Staying Warm from the Inside Out

Staying Warm with Warm Soup Image licensed under Shutterstock

The holidays have passed, but they seem to have left the cold behind. Have no fear. We’ve got just what you need to stay warm from the inside out during those really cool evenings.

When you think of warm winter dishes, a savory bowl of soup undoubtably comes to mind. There’s something about a hearty bowl of warm soup that seems to warm the soul from the inside out. We’ve found an incredible vegan recipe, yes, we said vegan…and there’s no doubt that if you love squash, you are going to absolutely fall in love with this soup recipe from Bon Appetit.

Similar to hot chocolate, chaider is another incredibly popular winter-time drink. This recipe from Bon Appetit achieves the perfect blend of cider and chai and is simply delicious. Perfect for cool early mornings, or just before bedtime, this perfect blend of herbs and spices will leave you feeling warm and tingly all over.

Vegan Butternut Squash Soup

1 large onion
3 garlic cloves
1 2″ piece ginger
A small handful of cilantro, with stems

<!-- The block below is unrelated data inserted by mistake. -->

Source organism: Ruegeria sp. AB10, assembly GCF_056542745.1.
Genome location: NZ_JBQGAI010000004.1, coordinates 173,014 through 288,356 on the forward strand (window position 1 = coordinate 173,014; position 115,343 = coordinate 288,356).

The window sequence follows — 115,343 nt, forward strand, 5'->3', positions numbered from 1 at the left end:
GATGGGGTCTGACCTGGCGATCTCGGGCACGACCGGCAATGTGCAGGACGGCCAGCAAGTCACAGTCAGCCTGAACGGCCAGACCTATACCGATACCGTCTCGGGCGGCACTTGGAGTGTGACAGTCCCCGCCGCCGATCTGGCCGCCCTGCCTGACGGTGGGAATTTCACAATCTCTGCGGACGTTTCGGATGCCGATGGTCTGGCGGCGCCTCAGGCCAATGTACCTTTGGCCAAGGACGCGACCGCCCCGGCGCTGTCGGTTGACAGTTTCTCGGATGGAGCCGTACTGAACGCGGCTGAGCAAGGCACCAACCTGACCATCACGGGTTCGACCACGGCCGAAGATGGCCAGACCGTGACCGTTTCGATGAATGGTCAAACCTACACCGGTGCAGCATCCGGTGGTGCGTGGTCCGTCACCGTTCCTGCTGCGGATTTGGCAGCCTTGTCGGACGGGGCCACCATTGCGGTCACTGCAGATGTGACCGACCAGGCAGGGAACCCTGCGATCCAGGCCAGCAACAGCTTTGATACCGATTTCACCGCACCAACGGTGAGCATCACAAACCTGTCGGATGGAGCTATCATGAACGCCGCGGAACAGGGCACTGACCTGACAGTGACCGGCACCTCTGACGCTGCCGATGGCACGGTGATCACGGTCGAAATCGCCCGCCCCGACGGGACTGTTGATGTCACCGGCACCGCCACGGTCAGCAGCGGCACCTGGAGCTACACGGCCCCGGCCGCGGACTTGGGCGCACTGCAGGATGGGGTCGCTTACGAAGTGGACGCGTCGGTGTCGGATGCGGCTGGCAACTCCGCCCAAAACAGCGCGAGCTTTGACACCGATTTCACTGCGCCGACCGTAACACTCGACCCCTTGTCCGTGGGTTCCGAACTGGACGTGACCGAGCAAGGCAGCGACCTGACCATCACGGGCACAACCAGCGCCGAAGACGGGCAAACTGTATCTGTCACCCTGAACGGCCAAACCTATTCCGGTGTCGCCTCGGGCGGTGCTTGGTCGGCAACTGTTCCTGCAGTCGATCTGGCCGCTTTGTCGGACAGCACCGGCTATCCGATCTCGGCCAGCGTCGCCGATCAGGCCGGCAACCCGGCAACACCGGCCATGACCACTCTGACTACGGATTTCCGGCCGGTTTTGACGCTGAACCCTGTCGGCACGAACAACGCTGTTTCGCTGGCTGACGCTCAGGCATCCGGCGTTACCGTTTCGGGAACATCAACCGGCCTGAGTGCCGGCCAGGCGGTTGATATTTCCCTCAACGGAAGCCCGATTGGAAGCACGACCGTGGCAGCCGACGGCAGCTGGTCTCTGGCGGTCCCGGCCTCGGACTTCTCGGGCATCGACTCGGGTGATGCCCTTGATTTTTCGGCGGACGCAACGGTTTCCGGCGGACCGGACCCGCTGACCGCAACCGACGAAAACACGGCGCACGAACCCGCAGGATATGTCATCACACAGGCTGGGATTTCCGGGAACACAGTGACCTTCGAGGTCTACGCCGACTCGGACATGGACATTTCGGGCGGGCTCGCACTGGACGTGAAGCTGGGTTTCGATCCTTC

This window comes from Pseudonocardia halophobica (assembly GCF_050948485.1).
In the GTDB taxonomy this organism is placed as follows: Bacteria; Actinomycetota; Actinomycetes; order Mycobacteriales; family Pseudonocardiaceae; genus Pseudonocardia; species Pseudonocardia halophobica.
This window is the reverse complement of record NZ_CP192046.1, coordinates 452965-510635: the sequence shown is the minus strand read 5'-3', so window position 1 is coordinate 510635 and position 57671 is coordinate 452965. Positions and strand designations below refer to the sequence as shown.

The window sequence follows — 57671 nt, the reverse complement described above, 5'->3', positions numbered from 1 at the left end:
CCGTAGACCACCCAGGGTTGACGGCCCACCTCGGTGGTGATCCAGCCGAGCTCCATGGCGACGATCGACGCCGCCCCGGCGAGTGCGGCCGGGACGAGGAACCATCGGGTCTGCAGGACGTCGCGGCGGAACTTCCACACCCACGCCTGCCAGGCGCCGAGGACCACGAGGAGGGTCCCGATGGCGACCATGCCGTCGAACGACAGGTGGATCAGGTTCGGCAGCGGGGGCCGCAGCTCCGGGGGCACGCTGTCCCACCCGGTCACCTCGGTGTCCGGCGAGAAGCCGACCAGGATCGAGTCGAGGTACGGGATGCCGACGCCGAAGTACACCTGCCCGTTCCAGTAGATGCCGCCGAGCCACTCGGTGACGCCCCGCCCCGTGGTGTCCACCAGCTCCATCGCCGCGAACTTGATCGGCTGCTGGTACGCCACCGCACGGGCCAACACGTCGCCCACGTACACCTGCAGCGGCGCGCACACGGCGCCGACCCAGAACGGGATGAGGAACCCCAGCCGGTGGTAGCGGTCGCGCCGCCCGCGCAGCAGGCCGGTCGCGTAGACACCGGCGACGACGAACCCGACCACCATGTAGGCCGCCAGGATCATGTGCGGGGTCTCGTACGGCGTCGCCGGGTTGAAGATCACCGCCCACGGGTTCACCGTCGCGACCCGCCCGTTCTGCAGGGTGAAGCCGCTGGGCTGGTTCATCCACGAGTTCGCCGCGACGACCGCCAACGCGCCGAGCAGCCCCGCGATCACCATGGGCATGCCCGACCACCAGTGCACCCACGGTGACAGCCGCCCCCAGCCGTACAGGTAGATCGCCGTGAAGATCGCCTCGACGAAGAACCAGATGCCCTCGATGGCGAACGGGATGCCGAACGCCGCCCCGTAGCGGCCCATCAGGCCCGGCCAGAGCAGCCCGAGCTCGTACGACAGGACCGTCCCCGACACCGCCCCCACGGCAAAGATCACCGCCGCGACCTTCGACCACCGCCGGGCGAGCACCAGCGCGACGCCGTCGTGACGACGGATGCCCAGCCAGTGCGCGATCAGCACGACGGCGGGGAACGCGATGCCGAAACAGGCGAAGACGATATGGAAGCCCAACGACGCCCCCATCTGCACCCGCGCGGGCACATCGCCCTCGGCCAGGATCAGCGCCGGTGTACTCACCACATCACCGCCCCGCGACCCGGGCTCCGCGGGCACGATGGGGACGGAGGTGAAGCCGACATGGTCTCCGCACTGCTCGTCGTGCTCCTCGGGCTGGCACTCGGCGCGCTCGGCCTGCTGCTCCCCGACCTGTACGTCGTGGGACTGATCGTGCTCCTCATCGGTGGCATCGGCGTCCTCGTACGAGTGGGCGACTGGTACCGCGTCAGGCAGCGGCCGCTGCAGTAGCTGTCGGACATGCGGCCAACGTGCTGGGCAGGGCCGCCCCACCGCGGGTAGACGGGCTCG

1 large butternut squash (3½–4 lb.)
1 13.5-oz. can unsweetened coconut milk, divided
2 Tbsp. extra-virgin olive oil
¼ tsp. crushed red pepper flakes
3 tsp. kosher salt, plus more
½ cup unsweetened coconut flakes
2 limes

Preheat oven to 300°. Trim the ends off of 1 onion. Cut in half through root end, peel and discard skin, then coarsely chop. (No need to sweat the knife work here—it’s all going to get blended anyway.) Transfer chopped onion to a medium bowl.

Using the flat side of chef’s knife, smash 3 garlic cloves. Peel and discard skins, then coarsely chop. Transfer to the bowl with the chopped onion.

Using a spoon, peel 2″ piece ginger. (We always like to use a spoon to peel ginger, which is way better for navigating all of those nooks and crannies than a vegetable peeler.) Thinly slice and add to bowl with onion and garlic.

Trim a handful of cilantro leaves with tender stems; set aside for serving. Coarsely chop remaining stems and transfer about ¼ cup chopped stems to bowl with onion. Clear your cutting board.